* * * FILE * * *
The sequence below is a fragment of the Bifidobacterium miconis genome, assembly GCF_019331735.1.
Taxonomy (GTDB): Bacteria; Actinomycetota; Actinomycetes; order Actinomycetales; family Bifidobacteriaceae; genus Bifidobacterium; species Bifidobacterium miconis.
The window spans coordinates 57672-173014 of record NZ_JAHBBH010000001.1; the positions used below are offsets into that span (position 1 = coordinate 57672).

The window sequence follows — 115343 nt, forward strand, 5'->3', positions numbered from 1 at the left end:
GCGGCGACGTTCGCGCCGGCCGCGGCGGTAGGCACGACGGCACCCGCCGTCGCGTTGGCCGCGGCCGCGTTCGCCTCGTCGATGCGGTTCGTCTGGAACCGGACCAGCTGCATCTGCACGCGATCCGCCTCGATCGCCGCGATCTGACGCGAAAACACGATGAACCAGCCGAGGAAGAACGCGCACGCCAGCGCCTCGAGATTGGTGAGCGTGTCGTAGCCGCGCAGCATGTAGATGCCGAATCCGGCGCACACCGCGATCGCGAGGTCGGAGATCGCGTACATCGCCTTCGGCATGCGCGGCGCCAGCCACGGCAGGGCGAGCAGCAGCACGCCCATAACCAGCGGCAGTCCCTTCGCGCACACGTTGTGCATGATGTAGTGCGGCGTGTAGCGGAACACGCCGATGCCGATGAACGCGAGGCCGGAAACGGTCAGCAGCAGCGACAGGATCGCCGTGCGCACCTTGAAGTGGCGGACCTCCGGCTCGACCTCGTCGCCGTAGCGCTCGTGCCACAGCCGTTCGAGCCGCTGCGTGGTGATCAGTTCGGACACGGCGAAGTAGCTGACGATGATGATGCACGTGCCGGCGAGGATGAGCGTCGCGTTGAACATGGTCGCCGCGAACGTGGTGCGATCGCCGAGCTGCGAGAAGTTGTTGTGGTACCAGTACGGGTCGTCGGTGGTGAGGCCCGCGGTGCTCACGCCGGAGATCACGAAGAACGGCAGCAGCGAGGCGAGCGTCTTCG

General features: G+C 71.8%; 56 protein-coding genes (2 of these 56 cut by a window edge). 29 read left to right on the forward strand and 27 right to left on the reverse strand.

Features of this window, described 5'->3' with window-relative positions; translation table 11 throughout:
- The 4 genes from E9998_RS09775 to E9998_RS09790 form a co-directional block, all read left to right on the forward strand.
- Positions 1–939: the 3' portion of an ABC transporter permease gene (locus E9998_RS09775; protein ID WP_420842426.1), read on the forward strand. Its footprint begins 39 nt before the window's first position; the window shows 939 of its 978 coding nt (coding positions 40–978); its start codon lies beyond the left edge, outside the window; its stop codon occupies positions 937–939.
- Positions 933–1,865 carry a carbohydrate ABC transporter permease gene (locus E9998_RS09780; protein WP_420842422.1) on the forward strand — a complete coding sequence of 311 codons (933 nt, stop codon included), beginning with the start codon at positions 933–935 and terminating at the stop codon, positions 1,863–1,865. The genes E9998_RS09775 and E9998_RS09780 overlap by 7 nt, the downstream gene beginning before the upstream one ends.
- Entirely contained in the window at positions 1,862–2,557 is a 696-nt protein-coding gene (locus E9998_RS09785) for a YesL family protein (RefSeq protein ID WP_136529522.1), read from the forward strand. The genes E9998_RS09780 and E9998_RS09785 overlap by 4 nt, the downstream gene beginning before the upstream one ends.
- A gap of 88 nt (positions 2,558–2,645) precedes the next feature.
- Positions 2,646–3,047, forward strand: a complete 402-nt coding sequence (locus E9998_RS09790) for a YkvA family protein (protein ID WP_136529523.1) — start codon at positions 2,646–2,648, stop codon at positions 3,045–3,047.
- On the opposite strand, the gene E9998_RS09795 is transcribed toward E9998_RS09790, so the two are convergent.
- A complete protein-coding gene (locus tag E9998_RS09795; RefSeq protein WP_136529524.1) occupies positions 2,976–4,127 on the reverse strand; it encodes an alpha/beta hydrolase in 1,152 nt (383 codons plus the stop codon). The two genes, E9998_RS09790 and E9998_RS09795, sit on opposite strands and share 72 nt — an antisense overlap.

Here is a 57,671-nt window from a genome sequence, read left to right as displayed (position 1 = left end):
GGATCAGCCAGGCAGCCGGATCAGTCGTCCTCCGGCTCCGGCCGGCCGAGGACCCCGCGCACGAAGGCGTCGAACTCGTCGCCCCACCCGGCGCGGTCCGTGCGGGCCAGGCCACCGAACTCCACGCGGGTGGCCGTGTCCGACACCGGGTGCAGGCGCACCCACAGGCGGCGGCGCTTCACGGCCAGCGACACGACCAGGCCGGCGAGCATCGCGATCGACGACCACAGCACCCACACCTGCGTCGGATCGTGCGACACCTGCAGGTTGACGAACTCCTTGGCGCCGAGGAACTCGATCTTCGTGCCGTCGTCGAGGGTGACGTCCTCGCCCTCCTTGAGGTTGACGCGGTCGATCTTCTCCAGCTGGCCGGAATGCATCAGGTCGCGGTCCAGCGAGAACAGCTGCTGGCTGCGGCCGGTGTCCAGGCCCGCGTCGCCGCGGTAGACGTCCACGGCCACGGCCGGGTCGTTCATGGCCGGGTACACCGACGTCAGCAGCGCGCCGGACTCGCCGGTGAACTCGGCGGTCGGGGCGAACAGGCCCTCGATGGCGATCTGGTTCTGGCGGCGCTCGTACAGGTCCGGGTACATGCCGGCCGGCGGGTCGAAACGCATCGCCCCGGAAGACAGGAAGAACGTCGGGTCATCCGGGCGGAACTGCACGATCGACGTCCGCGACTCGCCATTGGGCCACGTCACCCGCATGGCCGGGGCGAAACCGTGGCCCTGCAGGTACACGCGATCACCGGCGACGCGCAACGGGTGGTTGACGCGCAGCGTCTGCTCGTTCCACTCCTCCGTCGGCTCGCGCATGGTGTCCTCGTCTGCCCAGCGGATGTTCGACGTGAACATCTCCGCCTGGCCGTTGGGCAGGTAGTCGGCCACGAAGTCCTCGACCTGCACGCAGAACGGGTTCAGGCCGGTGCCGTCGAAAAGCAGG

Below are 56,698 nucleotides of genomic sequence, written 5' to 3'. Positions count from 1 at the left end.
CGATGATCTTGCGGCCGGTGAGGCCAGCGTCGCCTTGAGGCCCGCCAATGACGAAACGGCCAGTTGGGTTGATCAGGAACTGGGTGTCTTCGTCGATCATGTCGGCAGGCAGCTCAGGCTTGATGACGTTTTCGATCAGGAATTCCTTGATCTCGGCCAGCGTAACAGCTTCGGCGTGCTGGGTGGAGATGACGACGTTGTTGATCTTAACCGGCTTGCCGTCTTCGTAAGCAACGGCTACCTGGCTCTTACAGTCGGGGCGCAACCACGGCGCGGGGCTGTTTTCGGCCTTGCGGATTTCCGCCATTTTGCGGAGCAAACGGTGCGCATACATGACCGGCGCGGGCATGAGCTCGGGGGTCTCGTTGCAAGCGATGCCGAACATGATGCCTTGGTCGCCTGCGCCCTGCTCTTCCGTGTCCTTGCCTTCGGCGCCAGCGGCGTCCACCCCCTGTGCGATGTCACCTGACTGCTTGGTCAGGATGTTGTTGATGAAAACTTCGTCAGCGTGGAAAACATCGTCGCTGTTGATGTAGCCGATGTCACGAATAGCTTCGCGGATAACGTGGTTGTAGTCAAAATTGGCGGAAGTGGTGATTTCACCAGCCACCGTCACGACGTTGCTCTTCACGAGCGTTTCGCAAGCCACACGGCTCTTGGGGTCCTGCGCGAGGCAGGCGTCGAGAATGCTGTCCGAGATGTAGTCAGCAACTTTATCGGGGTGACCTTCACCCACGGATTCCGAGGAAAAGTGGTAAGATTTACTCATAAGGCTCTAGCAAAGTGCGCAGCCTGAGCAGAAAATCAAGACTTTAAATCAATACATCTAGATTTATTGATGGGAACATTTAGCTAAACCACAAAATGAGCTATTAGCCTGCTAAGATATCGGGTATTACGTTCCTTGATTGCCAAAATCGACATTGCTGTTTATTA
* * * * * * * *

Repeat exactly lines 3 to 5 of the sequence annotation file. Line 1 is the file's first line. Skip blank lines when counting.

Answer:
The window spans coordinates 57672-173014 of record NZ_JAHBBH010000001.1; the positions used below are offsets into that span (position 1 = coordinate 57672).

The window sequence follows — 115343 nt, forward strand, 5'->3', positions numbered from 1 at the left end:
GCGGCGACGTTCGCGCCGGCCGCGGCGGTAGGCACGACGGCACCCGCCGTCGCGTTGGCCGCGGCCGCGTTCGCCTCGTCGATGCGGTTCGTCTGGAACCGGACCAGCTGCATCTGCACGCGATCCGCCTCGATCGCCGCGATCTGACGCGAAAACACGATGAACCAGCCGAGGAAGAACGCGCACGCCAGCGCCTCGAGATTGGTGAGCGTGTCGTAGCCGCGCAGCATGTAGATGCCGAATCCGGCGCACACCGCGATCGCGAGGTCGGAGATCGCGTACATCGCCTTCGGCATGCGCGGCGCCAGCCACGGCAGGGCGAGCAGCAGCACGCCCATAACCAGCGGCAGTCCCTTCGCGCACACGTTGTGCATGATGTAGTGCGGCGTGTAGCGGAACACGCCGATGCCGATGAACGCGAGGCCGGAAACGGTCAGCAGCAGCGACAGGATCGCCGTGCGCACCTTGAAGTGGCGGACCTCCGGCTCGACCTCGTCGCCGTAGCGCTCGTGCCACAGCCGTTCGAGCCGCTGCGTGGTGATCAGTTCGGACACGGCGAAGTAGCTGACGATGATGATGCACGTGCCGGCGAGGATGAGCGTCGCGTTGAACATGGTCGCCGCGAACGTGGTGCGATCGCCGAGCTGCGAGAAGTTGTTGTGGTACCAGTACGGGTCGTCGGTGGTGAGGCCCGCGGTGCTCACGCCGGAGATCACGAAGAACGGCAGCAGCGAGGCGAGCGTCTTCG